How to Set Up Android Studio and the Java's Super Keyword - dummies

How to Set Up Android Studio and the Java’s Super Keyword

By Barry A. Burd

You can inherit a lot from your parents. Maybe not the ability to code your Android app with Java, but that’s another discussion. One thing you can’t inherit is their experiences of having been born. Yes, you can see pictures that your grandparents took. But that’s not the same as having been there.

At this point, you may feel like quibbling. What would it mean to “inherit” your parents’ birth experiences? Well, you can stop right there. This is not an effort to form a perfect metaphor. It only helps to introduce an important fact about Java programming — the fact that classes don’t inherit constructors from their parent classes.

Check out this code: What Is an Employee?

package com.allyourcode.company;

public class Employee {

public String name;

public String jobTitle;

public Employee() {

}

public Employee(String name, String jobTitle) {

this.name = name;

this.jobTitle = jobTitle;

}

public String getPayString() {

return name + ", Pay not known\n";

}

}

Now examine this code: Full-Time Employees Have Salaries

package com.allyourcode.company;

import java.text.NumberFormat;

import java.util.Locale;

public class FullTimeEmployee extends Employee {

public double salary;

static NumberFormat currency = NumberFormat.getCurrencyInstance(Locale.US);

public FullTimeEmployee() {

}

public FullTimeEmployee(String name, String jobTitle, double salary) {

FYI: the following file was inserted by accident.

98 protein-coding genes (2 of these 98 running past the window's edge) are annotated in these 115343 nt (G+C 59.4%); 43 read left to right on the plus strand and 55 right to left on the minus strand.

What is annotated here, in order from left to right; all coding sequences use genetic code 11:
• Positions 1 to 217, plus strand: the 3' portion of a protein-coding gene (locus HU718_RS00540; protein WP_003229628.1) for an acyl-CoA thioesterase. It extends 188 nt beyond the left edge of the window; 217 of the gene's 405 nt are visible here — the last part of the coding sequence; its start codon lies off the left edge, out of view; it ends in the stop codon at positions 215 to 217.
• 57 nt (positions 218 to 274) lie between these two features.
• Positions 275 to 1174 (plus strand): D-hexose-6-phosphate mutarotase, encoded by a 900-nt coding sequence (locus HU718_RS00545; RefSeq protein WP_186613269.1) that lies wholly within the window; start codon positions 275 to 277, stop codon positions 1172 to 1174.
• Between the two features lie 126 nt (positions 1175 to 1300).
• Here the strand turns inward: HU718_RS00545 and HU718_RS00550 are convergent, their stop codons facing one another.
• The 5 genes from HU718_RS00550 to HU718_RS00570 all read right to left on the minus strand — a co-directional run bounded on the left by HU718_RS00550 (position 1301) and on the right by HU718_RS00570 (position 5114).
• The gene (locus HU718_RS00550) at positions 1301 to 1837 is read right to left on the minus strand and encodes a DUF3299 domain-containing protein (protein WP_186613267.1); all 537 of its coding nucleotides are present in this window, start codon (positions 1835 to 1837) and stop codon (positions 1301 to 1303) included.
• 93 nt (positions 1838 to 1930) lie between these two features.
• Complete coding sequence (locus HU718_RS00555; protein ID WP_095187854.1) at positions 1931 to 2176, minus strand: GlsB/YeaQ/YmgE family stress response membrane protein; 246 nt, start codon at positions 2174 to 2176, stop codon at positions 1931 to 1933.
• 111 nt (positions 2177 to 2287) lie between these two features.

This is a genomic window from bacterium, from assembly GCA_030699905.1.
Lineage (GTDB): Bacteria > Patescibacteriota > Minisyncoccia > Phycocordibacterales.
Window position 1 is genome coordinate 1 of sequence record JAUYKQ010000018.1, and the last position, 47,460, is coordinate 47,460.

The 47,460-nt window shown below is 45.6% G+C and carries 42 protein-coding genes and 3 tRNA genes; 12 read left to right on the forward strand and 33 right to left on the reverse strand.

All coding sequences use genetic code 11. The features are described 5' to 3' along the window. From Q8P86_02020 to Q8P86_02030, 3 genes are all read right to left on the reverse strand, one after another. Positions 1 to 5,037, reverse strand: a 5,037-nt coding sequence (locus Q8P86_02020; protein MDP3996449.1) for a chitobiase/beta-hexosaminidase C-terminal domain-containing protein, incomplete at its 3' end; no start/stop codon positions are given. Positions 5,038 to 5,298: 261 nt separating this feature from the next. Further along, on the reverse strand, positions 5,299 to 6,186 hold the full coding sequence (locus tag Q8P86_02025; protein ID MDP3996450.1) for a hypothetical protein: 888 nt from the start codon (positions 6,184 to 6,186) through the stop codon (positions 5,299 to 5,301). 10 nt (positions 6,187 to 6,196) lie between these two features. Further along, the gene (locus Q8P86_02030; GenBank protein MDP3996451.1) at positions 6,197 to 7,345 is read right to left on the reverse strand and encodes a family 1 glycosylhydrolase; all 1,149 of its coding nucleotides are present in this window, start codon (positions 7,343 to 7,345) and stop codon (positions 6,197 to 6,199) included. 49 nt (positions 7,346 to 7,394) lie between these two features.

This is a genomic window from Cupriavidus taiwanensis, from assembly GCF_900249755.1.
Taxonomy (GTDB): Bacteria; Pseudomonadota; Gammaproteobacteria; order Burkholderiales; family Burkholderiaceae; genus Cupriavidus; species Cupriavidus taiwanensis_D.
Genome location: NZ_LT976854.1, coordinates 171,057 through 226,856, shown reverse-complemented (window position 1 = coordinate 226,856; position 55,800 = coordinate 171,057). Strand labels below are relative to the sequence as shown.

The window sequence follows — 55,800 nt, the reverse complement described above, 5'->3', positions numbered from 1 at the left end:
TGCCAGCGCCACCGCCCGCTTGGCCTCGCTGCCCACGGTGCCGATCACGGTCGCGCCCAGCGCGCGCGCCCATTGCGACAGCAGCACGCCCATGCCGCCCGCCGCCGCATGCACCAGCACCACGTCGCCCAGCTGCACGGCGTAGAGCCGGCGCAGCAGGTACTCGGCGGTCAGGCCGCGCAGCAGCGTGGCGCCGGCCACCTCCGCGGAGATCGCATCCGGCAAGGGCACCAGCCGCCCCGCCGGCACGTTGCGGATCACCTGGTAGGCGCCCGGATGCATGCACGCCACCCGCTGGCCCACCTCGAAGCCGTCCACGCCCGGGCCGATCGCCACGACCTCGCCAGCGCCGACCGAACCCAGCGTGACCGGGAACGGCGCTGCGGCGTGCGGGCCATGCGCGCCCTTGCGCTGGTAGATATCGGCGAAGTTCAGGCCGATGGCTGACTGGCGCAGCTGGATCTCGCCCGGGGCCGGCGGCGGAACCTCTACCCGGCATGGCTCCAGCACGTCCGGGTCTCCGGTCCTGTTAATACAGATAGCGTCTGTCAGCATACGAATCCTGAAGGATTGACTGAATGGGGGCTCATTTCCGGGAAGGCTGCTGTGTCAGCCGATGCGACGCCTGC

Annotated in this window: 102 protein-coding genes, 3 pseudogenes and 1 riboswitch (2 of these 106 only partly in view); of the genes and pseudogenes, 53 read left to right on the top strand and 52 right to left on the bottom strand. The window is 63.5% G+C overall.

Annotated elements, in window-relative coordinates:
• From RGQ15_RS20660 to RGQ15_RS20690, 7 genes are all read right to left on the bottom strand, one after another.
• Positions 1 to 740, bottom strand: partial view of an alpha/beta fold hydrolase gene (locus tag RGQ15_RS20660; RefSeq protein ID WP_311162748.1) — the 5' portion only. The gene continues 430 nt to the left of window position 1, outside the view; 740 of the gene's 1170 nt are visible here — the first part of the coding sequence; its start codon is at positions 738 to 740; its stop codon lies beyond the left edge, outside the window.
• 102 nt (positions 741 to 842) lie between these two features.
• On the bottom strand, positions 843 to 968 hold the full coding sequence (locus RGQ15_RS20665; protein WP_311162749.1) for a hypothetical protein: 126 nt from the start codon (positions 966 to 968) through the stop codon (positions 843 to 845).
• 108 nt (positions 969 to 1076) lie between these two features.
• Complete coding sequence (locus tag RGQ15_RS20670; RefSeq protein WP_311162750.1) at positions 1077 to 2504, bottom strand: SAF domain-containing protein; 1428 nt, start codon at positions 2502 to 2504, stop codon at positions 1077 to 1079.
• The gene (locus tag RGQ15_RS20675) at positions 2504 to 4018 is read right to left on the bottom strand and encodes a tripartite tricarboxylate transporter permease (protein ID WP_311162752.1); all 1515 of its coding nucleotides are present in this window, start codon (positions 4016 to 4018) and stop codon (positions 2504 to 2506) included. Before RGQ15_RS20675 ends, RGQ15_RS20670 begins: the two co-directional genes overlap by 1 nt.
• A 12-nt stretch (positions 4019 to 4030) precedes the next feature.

this.name = name;

this.jobTitle = jobTitle;

this.salary = salary;

}

public double pay() {

return salary;

}

@Override

public String getPayString() {

return name + ", " + currency.format(pay()) + "\n";

}

}

Look at the constructors.

The FullTimeEmployee class extends the Employee class.

Both classes have parameterless constructors.

Both classes have constructors that initialize all of their fields.

In fact, a FullTimeEmployee constructor initializes three fields. Only one of these fields — the salary field — is declared in the FullTimeEmployee class’s code. The FullTimeEmployee class inherits the other two fields — name and jobTitle — from the Employee class. This isn’t a matter of FullTimeEmployee overriding its parent class’s constructors. There are no constructors to override. Like any other subclass, the FullTimeEmployee class doesn’t inherit its parent class’s constructors.

Is there any way to avoid the loathsome redundancy of all the constructor declarations? There is. Java’s super keyword can refer to a parent class’s constructor:

public FullTimeEmployee(String name, String jobTitle, double salary) {

super(name, jobTitle);

this.salary = salary;

}

In this code, the FullTimeEmployee constructor calls its parent class’s constructor. The call to super has two parameters and, as luck would have it, the parent Employee class has a two-parameter constructor:

public Employee(String name, String jobTitle) {

this.name = name;

this.jobTitle = jobTitle;

}

The super call sends two parameters to the parent class’s constructor, and the parent class’s constructor uses those two parameters to give name and jobTitle their initial values. Finally, the FullTimeEmployee class assigns a value to its own salary field. Everything works very nicely.